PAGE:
While it is the official residence of the British Monarch, Buckingham Palace is essentially a glorified office block with a few private rooms set aside for accommodation.  Each year it plays host to over 90,000 guests by way of State Visits, Investitures, receptions and garden parties.  It is not personally owned by the Queen, but rather held in trust by the Crown.  When the Palace announced that $461m was needed for renovations, the media went into overdrive with headlines screaming, ‘The Queen lives there; she should pay for it!’.  It’s a baseless argument.  Yes, she holds the highest position in the land, and that position requires her to live in the official residence of the British monarch…but it is not her property.  The hundred and fifty-seven year old Palace of Westminster is undergoing a forty-year £7bn restoration.  Are MPs and peers being asked to foot that bill?  No, of course not.  What the stories behind those royal headlines failed to outline in detail is the fact that, in a roundabout way, the Queen is paying for the Buckingham Palace renovations.  Here’s how:

  • As already established, each year the Queen receives 15% of the Crown Estate profits, via the Sovereign Grant (via the Treasury), to fund Windsor PLC. The government holds on to the remaining 85%.
  • The refurbishment of Buckingham Palace will be funded by an increase in the Sovereign Grant of 10%.
  • Under this plan, the Queen will receive 25% of the Crown Estate profits (10% of which will cover the cost of repairs), and the Treasury the remaining 75%.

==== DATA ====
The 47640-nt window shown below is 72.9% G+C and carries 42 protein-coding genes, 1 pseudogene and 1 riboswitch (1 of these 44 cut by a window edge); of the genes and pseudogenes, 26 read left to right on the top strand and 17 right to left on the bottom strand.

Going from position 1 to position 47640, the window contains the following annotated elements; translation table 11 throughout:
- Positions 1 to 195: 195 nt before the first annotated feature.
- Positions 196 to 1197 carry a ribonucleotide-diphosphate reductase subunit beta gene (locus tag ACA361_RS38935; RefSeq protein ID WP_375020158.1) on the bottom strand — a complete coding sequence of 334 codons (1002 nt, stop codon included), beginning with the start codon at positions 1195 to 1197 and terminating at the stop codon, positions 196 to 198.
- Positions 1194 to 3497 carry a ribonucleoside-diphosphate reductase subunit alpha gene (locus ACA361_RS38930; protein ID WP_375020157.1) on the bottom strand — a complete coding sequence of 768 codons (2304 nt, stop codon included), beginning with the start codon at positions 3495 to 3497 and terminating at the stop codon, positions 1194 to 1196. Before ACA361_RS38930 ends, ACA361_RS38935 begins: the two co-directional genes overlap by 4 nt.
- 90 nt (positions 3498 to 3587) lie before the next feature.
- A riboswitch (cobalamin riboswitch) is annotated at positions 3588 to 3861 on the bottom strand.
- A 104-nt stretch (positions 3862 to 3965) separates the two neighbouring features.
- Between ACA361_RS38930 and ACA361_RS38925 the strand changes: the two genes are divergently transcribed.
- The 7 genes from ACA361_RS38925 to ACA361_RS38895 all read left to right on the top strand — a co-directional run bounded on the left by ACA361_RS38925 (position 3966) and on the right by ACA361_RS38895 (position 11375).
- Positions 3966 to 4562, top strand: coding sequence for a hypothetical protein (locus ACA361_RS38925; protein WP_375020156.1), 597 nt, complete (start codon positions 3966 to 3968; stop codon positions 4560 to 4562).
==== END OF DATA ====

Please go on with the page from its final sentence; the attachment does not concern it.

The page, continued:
• Joe Public’s taxes are not being increased to cover Palace repairs, nor is the Queen getting a pay rise.
  • Therefore we can conclude that profits from one part of the Monarch’s estate are being used to pay for the upkeep of another part of the Monarch’s estate.

In the wake of the 1992 fire at Windsor Castle, Buckingham Palace was opened to the public for several weeks each summer in order to pay for the Castle’s renovation.  It was such a successful venture, that it has since been suggested that the current necessary repairs to Buckingham Palace be paid for in the same manner.  A nice idea, but not quite so simple.  Today, all revenues generated from Palace entry fees and souvenir sales go towards maintaining the Royal Collection, one of the largest and most important art collections in the world.  While it is held in trust by the Queen for her successors and the nation, it, too, is not owned by her as a private individual.  The Collection is comprised of more than a million fine and decorative art objects.  Unlike the Victoria and Albert Museum and the National Gallery, which in 2015-16 received $46.3m and $30.1m in government funding respectively, the Royal Collection receives no government grants, no sponsorship, no donations and no legacies.  It is completely self-funded, and is emblematic of how the modern monarchy has consistently sought ways to fund its own upkeep.  Buckingham Palace is no exception.

The United Kingdom is considered a country of living history.  Each year, tourists flock by the millions to visit galleries, museums, cathedrals, abbeys and royal palaces, as well as to witness world class pageantry.  As home to our head of state, Buckingham Palace is an integral part of our national heritage and identity.  It is our responsibility to see that it is maintained for generations to come.  Unfortunately, preservation comes at a cost.  In this instance, however, the cost isn’t ours to bear.